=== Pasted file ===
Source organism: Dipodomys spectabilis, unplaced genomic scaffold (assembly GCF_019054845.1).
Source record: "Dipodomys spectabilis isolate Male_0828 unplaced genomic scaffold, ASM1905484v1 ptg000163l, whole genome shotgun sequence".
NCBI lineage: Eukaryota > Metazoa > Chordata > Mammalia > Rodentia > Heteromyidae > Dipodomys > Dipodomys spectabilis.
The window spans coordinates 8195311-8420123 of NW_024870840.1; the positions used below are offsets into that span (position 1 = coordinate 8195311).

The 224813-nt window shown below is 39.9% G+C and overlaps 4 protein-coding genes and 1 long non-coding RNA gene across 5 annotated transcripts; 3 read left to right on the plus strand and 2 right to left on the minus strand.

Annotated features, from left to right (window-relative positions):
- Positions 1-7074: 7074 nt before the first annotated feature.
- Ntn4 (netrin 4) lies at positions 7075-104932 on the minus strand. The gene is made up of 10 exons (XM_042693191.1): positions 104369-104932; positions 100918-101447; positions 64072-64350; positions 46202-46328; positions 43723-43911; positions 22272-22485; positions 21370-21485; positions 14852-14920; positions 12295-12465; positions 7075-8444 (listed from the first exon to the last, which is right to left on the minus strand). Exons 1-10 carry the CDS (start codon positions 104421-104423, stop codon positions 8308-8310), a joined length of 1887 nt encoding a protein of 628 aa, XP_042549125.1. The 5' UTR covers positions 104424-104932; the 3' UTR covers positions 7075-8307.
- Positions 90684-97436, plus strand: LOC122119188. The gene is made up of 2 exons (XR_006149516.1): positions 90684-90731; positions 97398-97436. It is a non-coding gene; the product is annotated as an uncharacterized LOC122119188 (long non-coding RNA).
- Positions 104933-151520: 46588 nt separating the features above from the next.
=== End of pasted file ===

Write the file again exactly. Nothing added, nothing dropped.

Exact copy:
Source organism: Dipodomys spectabilis, unplaced genomic scaffold (assembly GCF_019054845.1).
Source record: "Dipodomys spectabilis isolate Male_0828 unplaced genomic scaffold, ASM1905484v1 ptg000163l, whole genome shotgun sequence".
NCBI lineage: Eukaryota > Metazoa > Chordata > Mammalia > Rodentia > Heteromyidae > Dipodomys > Dipodomys spectabilis.
The window spans coordinates 8195311-8420123 of NW_024870840.1; the positions used below are offsets into that span (position 1 = coordinate 8195311).

The 224813-nt window shown below is 39.9% G+C and overlaps 4 protein-coding genes and 1 long non-coding RNA gene across 5 annotated transcripts; 3 read left to right on the plus strand and 2 right to left on the minus strand.

Annotated features, from left to right (window-relative positions):
- Positions 1-7074: 7074 nt before the first annotated feature.
- Ntn4 (netrin 4) lies at positions 7075-104932 on the minus strand. The gene is made up of 10 exons (XM_042693191.1): positions 104369-104932; positions 100918-101447; positions 64072-64350; positions 46202-46328; positions 43723-43911; positions 22272-22485; positions 21370-21485; positions 14852-14920; positions 12295-12465; positions 7075-8444 (listed from the first exon to the last, which is right to left on the minus strand). Exons 1-10 carry the CDS (start codon positions 104421-104423, stop codon positions 8308-8310), a joined length of 1887 nt encoding a protein of 628 aa, XP_042549125.1. The 5' UTR covers positions 104424-104932; the 3' UTR covers positions 7075-8307.
- Positions 90684-97436, plus strand: LOC122119188. The gene is made up of 2 exons (XR_006149516.1): positions 90684-90731; positions 97398-97436. It is a non-coding gene; the product is annotated as an uncharacterized LOC122119188 (long non-coding RNA).
- Positions 104933-151520: 46588 nt separating the features above from the next.